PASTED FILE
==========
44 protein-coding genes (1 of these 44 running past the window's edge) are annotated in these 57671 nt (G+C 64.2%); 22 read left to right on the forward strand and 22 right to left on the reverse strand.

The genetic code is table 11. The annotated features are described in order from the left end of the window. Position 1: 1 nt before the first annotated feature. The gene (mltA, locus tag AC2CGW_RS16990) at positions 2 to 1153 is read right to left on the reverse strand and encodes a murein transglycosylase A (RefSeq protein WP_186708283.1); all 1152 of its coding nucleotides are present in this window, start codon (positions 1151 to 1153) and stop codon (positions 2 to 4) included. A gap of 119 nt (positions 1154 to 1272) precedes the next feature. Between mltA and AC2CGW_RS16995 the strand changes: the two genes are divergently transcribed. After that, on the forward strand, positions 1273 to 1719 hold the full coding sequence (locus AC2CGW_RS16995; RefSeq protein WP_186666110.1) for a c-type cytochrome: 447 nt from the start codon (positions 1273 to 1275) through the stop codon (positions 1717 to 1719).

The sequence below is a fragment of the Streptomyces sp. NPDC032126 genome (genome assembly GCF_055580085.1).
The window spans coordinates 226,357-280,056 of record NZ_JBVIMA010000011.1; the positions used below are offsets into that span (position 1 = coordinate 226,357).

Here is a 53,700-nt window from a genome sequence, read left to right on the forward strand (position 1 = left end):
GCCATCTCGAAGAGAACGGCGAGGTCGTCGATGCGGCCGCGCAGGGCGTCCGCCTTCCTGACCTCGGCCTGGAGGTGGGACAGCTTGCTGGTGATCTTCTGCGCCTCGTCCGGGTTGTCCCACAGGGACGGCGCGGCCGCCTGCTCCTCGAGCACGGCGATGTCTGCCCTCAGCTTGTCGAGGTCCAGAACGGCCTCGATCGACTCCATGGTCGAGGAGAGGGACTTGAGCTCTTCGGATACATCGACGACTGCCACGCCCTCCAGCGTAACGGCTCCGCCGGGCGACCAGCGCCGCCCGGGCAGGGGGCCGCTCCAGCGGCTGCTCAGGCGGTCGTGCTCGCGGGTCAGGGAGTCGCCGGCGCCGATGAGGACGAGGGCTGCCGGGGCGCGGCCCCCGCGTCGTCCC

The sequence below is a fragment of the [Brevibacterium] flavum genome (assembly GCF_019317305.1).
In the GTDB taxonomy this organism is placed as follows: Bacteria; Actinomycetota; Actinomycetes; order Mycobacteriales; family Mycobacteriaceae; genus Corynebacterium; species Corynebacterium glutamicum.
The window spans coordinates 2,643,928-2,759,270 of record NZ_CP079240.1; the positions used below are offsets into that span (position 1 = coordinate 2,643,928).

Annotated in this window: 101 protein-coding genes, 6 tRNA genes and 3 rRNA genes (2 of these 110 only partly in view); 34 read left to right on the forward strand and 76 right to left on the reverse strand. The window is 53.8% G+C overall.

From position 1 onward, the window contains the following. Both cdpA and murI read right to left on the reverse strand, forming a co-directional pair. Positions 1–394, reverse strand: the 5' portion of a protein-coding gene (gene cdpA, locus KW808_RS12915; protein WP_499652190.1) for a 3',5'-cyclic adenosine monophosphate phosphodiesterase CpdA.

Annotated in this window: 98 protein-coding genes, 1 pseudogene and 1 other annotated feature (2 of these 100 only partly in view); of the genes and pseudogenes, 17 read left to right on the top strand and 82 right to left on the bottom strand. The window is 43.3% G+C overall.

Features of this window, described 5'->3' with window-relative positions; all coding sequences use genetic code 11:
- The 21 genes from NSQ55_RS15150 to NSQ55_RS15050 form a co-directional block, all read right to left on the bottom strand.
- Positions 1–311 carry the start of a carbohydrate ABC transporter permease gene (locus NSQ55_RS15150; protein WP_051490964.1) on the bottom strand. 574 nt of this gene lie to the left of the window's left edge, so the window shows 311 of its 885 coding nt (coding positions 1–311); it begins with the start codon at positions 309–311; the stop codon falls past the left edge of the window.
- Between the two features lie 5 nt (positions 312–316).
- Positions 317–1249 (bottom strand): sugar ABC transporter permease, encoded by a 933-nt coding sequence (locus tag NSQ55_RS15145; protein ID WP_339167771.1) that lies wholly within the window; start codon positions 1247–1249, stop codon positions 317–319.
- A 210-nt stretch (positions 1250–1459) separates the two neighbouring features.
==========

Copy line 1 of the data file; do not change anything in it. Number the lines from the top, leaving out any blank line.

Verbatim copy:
44 protein-coding genes (1 of these 44 running past the window's edge) are annotated in these 57671 nt (G+C 64.2%); 22 read left to right on the forward strand and 22 right to left on the reverse strand.